Pasar al contenido principal

FEMA Misses Congressional Deadline to Issue Guidance on Continued Housing Assistance for Hurricane Victims

Displaced Families At Risk

FEMA has provided initial rental assistance payments to hundreds of thousands of families whose homes were damaged or destroyed by Hurricanes Katrina and Rita to help them secure temporary housing.  Most of these families will exhaust these funds beginning in January and February, however, and FEMA has not issued clear guidance on whether, or under what conditions, it will continue to assist them.  As a result, displaced families do not know if they will be able to count on FEMA’s help over coming months.  While not every family will need continued rental assistance from FEMA to maintain stable housing, many families will, given the job losses and economic devastation caused by the hurricanes.

Under federal law, FEMA may extend housing assistance to families for up to 18 months.  Yet the policies suggested by current FEMA regulations are vague, inappropriate for families displaced far from home, and impossible to administer effectively in large-scale disasters.  The uncertainty generated by the lack of clear guidance on continued housing assistance is therefore compounded by regulatory guidelines that are themselves problematic.

Acknowledging the pressing need for greater clarity on continued housing assistance, in late December Congress directed FEMA to issue guidance:

The conferees are concerned with the lack of guidance on housing assistance.  Within two weeks from the date of enactment of this Act, the Director of FEMA shall issue guidance used to determine continued eligibility for housing assistance under the Section 408 program. Consistent with current FEMA regulations, such guidance shall include the extension of assistance if the recipient is unable to afford local housing at the Fair Market Rent level.[1]  (Emphasis added.)

To comply with this directive, FEMA should have issued guidance by January 13, 2006.[2]  Yet FEMA has failed to do so, and has given no indication of when (or if) guidance will be issued.

Even after the guidance is issued, it will take at least several weeks for FEMA staff and contractors to receive and verify information on families’ income, rental obligations, and previous payments for housing costs.  FEMA’s continuing delay in issuing the required guidance puts many families at risk of missing rental payments for January, February and possibly March.  To avoid further instability in the lives of hundred of thousands of hurricane victims, FEMA should put in place an interim policy to provide additional housing assistance to displaced families which certify that they are in need of continuing rental assistance and provide documentation that they have appropriately used for housing costs the previous FEMA funds they received for this purpose.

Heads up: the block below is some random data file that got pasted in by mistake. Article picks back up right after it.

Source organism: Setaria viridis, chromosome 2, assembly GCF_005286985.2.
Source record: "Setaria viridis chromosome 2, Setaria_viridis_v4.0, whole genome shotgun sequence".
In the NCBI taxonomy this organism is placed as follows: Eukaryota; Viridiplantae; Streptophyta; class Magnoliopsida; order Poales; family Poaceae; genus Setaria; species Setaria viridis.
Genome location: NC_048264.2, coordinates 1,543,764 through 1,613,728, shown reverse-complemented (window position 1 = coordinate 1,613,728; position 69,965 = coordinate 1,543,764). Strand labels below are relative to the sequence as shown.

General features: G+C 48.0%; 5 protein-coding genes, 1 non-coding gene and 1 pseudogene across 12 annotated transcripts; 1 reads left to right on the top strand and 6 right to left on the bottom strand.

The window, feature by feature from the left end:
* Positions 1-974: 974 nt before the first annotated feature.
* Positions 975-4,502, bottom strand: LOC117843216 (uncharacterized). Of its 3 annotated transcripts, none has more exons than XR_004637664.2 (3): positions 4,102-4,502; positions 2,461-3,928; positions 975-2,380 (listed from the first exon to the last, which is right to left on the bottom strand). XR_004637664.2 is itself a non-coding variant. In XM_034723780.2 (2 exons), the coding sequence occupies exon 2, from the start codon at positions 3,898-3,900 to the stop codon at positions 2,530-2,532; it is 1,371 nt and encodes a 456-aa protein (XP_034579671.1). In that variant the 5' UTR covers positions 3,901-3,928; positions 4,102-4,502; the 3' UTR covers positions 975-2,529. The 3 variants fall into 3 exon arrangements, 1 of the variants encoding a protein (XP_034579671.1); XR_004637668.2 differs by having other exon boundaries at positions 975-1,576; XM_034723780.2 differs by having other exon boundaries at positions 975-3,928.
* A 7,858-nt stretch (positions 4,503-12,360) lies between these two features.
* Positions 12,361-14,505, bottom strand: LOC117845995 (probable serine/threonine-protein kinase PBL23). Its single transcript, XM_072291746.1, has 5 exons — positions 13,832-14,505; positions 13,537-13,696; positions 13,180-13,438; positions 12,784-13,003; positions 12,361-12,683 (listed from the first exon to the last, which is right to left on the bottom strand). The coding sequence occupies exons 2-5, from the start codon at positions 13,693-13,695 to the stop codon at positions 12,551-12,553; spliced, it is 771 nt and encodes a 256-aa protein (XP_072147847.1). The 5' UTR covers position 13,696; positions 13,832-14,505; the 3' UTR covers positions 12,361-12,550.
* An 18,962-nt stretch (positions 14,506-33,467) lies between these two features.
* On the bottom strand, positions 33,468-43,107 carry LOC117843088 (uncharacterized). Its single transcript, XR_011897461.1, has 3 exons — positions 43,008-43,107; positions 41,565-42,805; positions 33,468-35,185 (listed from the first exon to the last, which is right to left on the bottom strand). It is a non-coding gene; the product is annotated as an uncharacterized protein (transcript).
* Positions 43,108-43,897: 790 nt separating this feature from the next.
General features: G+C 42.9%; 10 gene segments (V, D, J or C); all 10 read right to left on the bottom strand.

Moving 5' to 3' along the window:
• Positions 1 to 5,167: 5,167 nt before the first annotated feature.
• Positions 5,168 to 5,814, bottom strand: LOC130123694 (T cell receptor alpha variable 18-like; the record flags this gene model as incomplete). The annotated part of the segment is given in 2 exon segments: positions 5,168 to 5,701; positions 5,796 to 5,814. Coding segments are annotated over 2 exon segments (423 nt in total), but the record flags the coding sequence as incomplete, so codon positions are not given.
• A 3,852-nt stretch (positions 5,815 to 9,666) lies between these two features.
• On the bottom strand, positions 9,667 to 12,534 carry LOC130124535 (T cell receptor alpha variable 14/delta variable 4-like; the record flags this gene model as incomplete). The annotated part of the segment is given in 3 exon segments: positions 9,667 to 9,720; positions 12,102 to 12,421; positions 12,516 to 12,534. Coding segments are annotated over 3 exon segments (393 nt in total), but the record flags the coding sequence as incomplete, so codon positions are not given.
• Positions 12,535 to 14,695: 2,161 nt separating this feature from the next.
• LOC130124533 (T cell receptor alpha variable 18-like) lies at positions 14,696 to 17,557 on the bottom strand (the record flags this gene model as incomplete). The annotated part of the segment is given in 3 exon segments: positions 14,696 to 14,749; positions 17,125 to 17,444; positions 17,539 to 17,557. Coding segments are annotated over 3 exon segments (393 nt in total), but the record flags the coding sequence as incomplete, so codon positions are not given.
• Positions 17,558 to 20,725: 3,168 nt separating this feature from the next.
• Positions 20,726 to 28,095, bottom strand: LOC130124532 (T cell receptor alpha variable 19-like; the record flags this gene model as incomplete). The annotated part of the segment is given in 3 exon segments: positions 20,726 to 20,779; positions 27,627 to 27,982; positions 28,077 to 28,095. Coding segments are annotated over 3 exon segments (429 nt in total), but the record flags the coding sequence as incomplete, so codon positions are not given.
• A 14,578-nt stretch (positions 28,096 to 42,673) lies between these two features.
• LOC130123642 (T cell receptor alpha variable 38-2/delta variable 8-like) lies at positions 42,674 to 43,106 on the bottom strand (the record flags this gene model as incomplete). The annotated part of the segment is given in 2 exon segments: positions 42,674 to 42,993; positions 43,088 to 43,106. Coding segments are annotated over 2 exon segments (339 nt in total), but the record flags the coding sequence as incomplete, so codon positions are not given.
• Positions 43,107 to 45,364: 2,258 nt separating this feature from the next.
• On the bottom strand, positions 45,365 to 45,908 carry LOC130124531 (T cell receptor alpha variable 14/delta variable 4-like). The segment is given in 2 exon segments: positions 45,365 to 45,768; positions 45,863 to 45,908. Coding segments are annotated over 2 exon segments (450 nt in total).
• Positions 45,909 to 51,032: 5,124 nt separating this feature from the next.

Large Numbers of Displaced Families Are Likely to Need Continuing Rental Assistance to Maintain Stable Housing

FEMA has provided temporary rental assistance payments to nearly 700,000 displaced households.[3]  The majority of these families received an initial housing assistance payment of $2,358 through an expedited procedure that FEMA announced on September 23.  This payment was intended to cover rental costs for an initial period of three months.  Displaced families began using this assistance to pay rents in October and November; as a result, most families will exhaust their initial rental assistance funds in January or February 2006.[4]

For a variety of reasons — including the job losses and economic devastation that resulted from the disaster, the widespread poverty that existed in the region before the disaster, and the separation of households from family and community networks on which they have relied for support — it is expected to take a substantial number of families longer to restore income and regain financial stability than it took in previous, smaller-scale disasters.  As a result, a large number of the 700,000 families receiving FEMA rental assistance are likely to require continuing rental assistance to maintain stable housing.

Without Clear Guidance, FEMA Cannot Administer Housing Assistance Effectively

The unprecedented scope of the recent disasters has created enormous challenges for FEMA with respect to housing assistance.  These challenges cannot be met in the absence of clear and appropriate guidance on eligibility for continuing housing aid.  Yet to the extent that it exists, FEMA guidance is vague, inconsistent, and contains requirements that cannot be administered effectively in a disaster of this scale.  For example:

  • The printed guidance available to applicants indicates only that applicants may be eligible for assistance for up to 18 months and that recipients should keep receipts demonstrating how the housing payments they have received were used.[5]  No additional information has been provided of the criteria for receiving assistance after the initial three months of aid are exhausted.